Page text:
It’s Thursday and what better day could there be to catch up on what’s going on around the internet in the worlds of UX and design? So why not take a few minutes to give your knowledge a little boost right now with the best of the UX Web?
The Destruction of Web Design!
We think that this may be a bit strong but we know where the people at Web Designer Depot are coming from too. They take an intense look at the use of design patterns and their influence on the creative arts of web design. It makes for very interesting reading:
“Design patterns are common solutions to common problems. When you add a slider to a homepage you’re employing a design pattern. When someone asks: “Why reinvent the wheel?” they’re advocating the adoption of a design pattern.
On the Web, the term “design patterns” most often refers to programming techniques, however design patterns also exist within visual design. And whilst solving a recurrent coding problem with the same solution is an efficient approach, reusing a visual design is not as desirable.”
The Key Performance Indicators of UX
We really liked this piece at Design Modo; they’ve taken UX apart and reconstructed it around 5 KPIs that they feel should measure the success (or lack thereof) of UX design efforts. Do you agree? If not tell us why not on our Facebook page…
“We love to measure things. It is our way to understand how good or bad something is. Although numbers don’t tell the whole story, they help evaluate the situation in a quick and easy manner. But can we measure user experience? Actually we can.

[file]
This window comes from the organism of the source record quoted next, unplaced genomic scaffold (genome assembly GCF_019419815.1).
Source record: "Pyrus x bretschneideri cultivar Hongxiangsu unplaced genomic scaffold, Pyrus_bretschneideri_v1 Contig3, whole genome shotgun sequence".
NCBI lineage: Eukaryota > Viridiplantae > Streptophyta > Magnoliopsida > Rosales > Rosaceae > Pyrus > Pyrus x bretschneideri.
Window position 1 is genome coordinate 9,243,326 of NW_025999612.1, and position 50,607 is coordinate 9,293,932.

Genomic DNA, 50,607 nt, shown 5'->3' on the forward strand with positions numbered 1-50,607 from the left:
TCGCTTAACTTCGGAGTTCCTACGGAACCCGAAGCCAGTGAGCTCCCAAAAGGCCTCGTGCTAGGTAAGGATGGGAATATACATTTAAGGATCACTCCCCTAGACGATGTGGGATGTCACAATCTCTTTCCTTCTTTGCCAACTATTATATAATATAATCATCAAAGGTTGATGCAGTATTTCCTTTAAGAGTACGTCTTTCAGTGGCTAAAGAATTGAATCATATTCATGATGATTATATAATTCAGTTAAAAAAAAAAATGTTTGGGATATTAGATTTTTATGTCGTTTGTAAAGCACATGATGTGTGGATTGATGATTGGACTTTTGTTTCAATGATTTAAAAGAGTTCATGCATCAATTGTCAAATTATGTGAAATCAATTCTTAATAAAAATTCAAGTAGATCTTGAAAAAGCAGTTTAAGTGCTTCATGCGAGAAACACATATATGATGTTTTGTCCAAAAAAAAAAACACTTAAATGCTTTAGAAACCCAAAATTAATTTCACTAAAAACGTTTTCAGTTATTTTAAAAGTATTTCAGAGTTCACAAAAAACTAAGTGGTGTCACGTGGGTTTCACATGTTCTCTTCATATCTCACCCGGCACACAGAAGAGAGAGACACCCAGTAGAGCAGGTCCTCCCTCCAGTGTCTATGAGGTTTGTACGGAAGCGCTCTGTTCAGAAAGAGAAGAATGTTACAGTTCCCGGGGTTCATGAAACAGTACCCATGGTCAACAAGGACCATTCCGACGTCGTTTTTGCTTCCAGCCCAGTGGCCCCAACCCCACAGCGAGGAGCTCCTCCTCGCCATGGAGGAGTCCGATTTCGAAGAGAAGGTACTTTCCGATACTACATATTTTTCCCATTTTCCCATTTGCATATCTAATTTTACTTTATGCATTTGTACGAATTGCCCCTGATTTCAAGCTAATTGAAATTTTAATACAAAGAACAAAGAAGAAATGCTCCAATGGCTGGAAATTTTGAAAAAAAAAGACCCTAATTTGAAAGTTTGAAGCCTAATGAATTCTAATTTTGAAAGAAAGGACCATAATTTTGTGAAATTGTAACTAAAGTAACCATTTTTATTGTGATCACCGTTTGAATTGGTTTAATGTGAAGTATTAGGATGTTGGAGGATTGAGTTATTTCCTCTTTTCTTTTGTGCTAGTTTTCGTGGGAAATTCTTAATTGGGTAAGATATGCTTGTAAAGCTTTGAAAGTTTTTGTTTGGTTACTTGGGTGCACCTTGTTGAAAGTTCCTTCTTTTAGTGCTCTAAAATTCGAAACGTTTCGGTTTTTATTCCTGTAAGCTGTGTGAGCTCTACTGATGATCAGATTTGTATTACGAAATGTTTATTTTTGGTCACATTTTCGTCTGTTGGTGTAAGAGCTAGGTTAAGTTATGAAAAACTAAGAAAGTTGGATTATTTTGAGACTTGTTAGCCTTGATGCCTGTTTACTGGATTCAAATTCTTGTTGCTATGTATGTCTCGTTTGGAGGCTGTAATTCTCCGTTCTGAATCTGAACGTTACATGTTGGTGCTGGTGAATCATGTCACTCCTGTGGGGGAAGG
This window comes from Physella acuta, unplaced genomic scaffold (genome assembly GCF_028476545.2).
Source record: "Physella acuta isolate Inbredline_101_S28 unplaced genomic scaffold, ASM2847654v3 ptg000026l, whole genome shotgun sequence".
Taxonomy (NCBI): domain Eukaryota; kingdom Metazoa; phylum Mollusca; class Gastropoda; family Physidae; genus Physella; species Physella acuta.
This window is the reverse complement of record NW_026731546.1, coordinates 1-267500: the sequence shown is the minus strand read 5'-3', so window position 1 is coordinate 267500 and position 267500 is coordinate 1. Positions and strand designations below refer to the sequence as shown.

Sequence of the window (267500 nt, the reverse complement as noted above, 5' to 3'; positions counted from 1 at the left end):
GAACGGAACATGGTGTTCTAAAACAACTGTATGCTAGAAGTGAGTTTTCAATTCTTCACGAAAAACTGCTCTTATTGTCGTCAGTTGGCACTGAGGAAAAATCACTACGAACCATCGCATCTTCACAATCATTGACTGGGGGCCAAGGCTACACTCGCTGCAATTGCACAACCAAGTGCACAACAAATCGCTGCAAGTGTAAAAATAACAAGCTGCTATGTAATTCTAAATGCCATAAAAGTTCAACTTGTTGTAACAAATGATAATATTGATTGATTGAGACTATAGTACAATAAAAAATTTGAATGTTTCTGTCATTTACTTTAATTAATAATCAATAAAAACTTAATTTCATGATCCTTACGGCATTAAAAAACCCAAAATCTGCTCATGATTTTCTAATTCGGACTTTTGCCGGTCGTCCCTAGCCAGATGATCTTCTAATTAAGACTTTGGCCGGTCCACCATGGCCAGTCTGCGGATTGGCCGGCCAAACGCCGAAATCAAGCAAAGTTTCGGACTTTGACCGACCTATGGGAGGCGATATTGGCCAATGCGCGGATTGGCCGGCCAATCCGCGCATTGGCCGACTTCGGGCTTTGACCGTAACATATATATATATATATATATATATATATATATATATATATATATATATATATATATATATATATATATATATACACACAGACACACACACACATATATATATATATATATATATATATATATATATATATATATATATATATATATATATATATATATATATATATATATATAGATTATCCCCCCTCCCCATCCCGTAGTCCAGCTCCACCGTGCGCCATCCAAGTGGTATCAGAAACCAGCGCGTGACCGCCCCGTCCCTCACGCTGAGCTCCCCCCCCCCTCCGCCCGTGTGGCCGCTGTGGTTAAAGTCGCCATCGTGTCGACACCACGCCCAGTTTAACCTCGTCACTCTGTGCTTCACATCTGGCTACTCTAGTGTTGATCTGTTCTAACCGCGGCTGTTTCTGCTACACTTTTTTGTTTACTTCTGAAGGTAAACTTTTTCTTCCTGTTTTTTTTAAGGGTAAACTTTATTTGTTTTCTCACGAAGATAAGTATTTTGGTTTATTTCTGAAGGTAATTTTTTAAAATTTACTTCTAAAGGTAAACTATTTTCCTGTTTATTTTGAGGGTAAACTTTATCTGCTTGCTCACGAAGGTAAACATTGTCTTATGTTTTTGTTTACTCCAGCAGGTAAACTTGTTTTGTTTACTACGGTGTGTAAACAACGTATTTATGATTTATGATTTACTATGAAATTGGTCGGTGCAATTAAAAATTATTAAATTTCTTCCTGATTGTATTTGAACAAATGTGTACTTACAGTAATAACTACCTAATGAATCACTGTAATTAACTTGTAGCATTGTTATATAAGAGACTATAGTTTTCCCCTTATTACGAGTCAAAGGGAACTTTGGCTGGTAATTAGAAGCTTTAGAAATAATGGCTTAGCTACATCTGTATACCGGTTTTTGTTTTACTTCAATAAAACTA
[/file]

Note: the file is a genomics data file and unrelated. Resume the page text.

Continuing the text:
Although user experience efforts are directed toward improving the quality of user interactions and increasing overall satisfaction, which are qualitative outcomes, however, there is a need to quantify those efforts and measure their progress. UX KPIs are those measurements.”
Managing The Transition Between Design and Development
UX Movement, on the other hand, looks at a simple 6 step process for transitioning work between design and development. Very useful stuff indeed:
“On any project, the team is looking for a slam dunk. But this won’t happen if each team member isn’t aware of their role. The designer’s job is to design a user interface and communicate it to developers. But this transition can be painful when developers don’t understand our expectations. Here are six tips to make your next hand-off as smooth as possible.
1. Share User Stories with Developers
User stories are basic user goals distilled into distinct, terse sentences. They are often written like this: “As a user I want to … [user goal]”. Each user goal should correspond to each UI element. Sharing user stories with them will help them focus on the user. When they think more like a user, they’ll care more about meeting their needs.”
Image credits: Images are drawn from the articles we have linked to and image sources can be found at the bottom of these articles.